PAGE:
Working with views

jpbrocca edited this page May 28, 2016 · 1 revision

Working with ContentViews

Content views brings modularity and reuse to your application. They are built from a mixture of XAML and code. Gorilla knows how to handle them, but since it will only consider the XAML part when rendering the preview there are certain aspects of how to build those views that you need to know to maximize your preview experience.

The solution named ContentView located within the HowTo samples contains a couple of samples of content views that you can take a look.

Adding a simple Content View

Let's review how to include a simple content view. First we need to add a new Xamarin Forms ContentView XAML file to our solution (e.g. in Xamarin Studio File > New > File... and choosing Forms ContentView XAML). Then let's add some content on it, for example:

<?xml version="1.0" encoding="UTF-8"?>
<ContentView xmlns=""
        <Grid WidthRequest="100" HeightRequest="100" BackgroundColor="Green">
            <Label Text="Hi" />

Now let's create a new ContentPage where we will reference the previous. In order to reference the content view we need to define a XML namespace that states where the view is located. In the case of the ContentView sample project the definition is as follows:


Typically a XML namespace definition involves three parts:

  1. the name that will be used in the container XAML file to reference this namespace (local in the sample)
  2. the CLR namespace where the content view is located (UXDivers.Artina.Player.Samples in the sample)
  3. ...and the name of the assembly where the content view is located (ContentView in the sample).

Finally let's include the view within the content of the Page, as follows:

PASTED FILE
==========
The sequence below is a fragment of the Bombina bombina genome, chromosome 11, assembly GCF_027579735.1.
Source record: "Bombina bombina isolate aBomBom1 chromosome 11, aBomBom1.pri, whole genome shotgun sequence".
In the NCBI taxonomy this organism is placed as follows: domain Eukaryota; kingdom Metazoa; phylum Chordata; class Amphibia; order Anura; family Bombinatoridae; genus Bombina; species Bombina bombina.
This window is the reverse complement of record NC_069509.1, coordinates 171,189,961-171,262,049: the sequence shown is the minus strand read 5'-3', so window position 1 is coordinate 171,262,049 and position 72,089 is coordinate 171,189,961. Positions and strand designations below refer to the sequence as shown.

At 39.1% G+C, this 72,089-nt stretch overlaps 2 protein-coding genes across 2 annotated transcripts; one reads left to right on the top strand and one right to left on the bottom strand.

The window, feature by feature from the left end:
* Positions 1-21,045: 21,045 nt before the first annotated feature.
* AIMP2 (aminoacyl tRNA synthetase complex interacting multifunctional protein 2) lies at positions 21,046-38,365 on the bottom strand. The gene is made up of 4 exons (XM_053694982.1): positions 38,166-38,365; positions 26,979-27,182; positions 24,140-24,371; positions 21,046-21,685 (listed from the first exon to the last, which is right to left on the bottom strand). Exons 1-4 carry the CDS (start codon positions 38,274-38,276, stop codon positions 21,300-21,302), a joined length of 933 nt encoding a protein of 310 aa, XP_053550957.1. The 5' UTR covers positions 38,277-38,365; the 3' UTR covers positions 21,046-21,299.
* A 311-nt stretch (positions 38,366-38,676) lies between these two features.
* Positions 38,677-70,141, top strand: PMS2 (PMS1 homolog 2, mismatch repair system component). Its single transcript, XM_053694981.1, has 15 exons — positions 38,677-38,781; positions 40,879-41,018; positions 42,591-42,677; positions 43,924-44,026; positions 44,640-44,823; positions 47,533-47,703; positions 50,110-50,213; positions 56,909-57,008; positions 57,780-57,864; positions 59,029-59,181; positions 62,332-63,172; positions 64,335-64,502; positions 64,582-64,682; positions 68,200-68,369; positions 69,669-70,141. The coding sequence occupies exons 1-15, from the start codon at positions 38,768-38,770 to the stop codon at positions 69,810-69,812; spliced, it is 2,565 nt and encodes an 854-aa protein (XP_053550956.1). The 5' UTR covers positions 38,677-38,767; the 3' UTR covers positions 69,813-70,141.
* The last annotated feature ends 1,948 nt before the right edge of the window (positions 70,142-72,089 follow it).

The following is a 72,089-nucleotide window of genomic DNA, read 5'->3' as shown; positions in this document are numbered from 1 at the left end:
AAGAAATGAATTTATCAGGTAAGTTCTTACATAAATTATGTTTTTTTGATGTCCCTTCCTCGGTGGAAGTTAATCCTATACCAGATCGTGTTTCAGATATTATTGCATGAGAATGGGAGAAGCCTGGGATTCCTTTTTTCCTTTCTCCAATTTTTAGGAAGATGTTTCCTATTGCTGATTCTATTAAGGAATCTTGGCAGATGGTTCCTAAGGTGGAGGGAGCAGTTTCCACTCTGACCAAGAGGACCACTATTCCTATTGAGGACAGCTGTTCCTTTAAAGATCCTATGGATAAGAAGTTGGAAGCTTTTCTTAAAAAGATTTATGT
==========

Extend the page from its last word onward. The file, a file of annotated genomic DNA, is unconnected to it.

<ContentPage ...
        <local:Template />
        <local:Template />
        <local:Template />

When you preview this with Gorilla (or execute the app) you will see a stack of three rectangles with the word "Hi" within.

Custom Properties

Content views usually defines custom properties to customize them. Usually these custom properties are defined in the code using BindablePropertys. Continuing with our sample now we will define a property to control the background color of the grid that contains the "Hi".

In the sample solution a new Content View, named TemplateCustomProperty, was created to illustrate this. The custom property is defined in the TemplateCustomProperty.xaml.cs code file as follows:

public static BindableProperty TemplateBackgroundColorProperty =
    BindableProperty.Create<TemplateCustomProperty, Color>( ctrl => ctrl.TemplateBackgroundColor,
        defaultValue        : Color.Default,
        defaultBindingMode    : BindingMode.TwoWay);

public Color TemplateBackgroundColor {
    get { return (Color) GetValue( TemplateBackgroundColorProperty ); }
    set { SetValue ( TemplateBackgroundColorProperty, value ); }

Now this property must be integrated with the XAML part of the content view for the property to fulfill it purpose. This can be done in multiple ways.

One alternative could be to add code so each time the property changes we look for the Grid and set its background.

Another way to do this is by using bindings in the XAML, as follows:

<ContentView ...
    <Grid WidthRequest="100" HeightRequest="100"
       BackgroundColor="{Binding Source={x:Reference Root}, Path=TemplateBackgroundColor}">
        <Label Text="Hi" />

In order to reference the ContentView root element we will give it a name (Root on the sample) and we will create a binding from the Grid.BackgroundColor property to the TemplateBackgroundColor property of the Root element.

Finally, the TemplateWithProperty page shows how the this new content view is referenced and how to set custom property.

<ContentPage ...
        <local:TemplateCustomProperty TemplateBackgroundColor="Red" />
        <local:TemplateCustomProperty />
        <local:TemplateCustomProperty TemplateBackgroundColor="Yellow"/>

Following bindings approach for custom properties will make Gorilla render the preview.

On the other hand, the code approach will make Gorilla ignore those properties.